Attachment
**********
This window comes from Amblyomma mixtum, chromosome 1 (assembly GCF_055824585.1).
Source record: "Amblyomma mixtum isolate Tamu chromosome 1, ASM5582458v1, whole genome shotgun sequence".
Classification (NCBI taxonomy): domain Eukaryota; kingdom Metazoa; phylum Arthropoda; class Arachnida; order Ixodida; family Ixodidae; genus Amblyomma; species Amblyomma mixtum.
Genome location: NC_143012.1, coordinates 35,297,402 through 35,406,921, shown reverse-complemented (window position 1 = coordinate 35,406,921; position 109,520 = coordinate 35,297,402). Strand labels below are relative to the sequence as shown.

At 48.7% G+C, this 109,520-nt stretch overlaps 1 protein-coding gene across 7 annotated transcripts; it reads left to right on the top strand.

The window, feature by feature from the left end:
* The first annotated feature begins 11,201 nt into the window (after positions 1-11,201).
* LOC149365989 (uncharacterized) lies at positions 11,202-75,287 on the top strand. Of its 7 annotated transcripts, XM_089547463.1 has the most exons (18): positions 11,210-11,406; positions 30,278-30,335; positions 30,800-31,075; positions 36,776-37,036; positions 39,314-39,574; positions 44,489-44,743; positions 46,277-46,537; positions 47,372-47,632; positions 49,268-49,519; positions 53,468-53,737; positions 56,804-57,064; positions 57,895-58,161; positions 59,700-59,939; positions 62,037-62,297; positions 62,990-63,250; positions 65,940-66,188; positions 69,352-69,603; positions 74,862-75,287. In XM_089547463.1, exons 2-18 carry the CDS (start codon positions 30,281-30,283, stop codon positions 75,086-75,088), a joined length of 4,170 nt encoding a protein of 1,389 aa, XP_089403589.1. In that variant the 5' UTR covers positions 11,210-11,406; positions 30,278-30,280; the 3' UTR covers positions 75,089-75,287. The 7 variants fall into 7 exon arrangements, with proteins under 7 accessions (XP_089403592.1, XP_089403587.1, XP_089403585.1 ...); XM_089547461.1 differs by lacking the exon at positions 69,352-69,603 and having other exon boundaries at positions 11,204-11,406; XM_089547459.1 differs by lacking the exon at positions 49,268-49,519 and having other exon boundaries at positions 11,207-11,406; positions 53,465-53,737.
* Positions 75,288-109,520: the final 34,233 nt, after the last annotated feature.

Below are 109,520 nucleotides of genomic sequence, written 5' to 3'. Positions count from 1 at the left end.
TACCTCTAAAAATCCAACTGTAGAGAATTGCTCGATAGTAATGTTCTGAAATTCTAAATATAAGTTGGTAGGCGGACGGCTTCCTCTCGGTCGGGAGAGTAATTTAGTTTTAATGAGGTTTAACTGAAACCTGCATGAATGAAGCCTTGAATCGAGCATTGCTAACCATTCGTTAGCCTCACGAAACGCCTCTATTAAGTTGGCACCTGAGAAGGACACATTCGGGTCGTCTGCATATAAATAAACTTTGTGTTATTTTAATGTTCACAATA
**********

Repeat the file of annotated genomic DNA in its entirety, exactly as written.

This window comes from Amblyomma mixtum, chromosome 1 (assembly GCF_055824585.1).
Source record: "Amblyomma mixtum isolate Tamu chromosome 1, ASM5582458v1, whole genome shotgun sequence".
Classification (NCBI taxonomy): domain Eukaryota; kingdom Metazoa; phylum Arthropoda; class Arachnida; order Ixodida; family Ixodidae; genus Amblyomma; species Amblyomma mixtum.
Genome location: NC_143012.1, coordinates 35,297,402 through 35,406,921, shown reverse-complemented (window position 1 = coordinate 35,406,921; position 109,520 = coordinate 35,297,402). Strand labels below are relative to the sequence as shown.

At 48.7% G+C, this 109,520-nt stretch overlaps 1 protein-coding gene across 7 annotated transcripts; it reads left to right on the top strand.

The window, feature by feature from the left end:
* The first annotated feature begins 11,201 nt into the window (after positions 1-11,201).
* LOC149365989 (uncharacterized) lies at positions 11,202-75,287 on the top strand. Of its 7 annotated transcripts, XM_089547463.1 has the most exons (18): positions 11,210-11,406; positions 30,278-30,335; positions 30,800-31,075; positions 36,776-37,036; positions 39,314-39,574; positions 44,489-44,743; positions 46,277-46,537; positions 47,372-47,632; positions 49,268-49,519; positions 53,468-53,737; positions 56,804-57,064; positions 57,895-58,161; positions 59,700-59,939; positions 62,037-62,297; positions 62,990-63,250; positions 65,940-66,188; positions 69,352-69,603; positions 74,862-75,287. In XM_089547463.1, exons 2-18 carry the CDS (start codon positions 30,281-30,283, stop codon positions 75,086-75,088), a joined length of 4,170 nt encoding a protein of 1,389 aa, XP_089403589.1. In that variant the 5' UTR covers positions 11,210-11,406; positions 30,278-30,280; the 3' UTR covers positions 75,089-75,287. The 7 variants fall into 7 exon arrangements, with proteins under 7 accessions (XP_089403592.1, XP_089403587.1, XP_089403585.1 ...); XM_089547461.1 differs by lacking the exon at positions 69,352-69,603 and having other exon boundaries at positions 11,204-11,406; XM_089547459.1 differs by lacking the exon at positions 49,268-49,519 and having other exon boundaries at positions 11,207-11,406; positions 53,465-53,737.
* Positions 75,288-109,520: the final 34,233 nt, after the last annotated feature.

Below are 109,520 nucleotides of genomic sequence, written 5' to 3'. Positions count from 1 at the left end.
TACCTCTAAAAATCCAACTGTAGAGAATTGCTCGATAGTAATGTTCTGAAATTCTAAATATAAGTTGGTAGGCGGACGGCTTCCTCTCGGTCGGGAGAGTAATTTAGTTTTAATGAGGTTTAACTGAAACCTGCATGAATGAAGCCTTGAATCGAGCATTGCTAACCATTCGTTAGCCTCACGAAACGCCTCTATTAAGTTGGCACCTGAGAAGGACACATTCGGGTCGTCTGCATATAAATAAACTTTGTGTTATTTTAATGTTCACAATA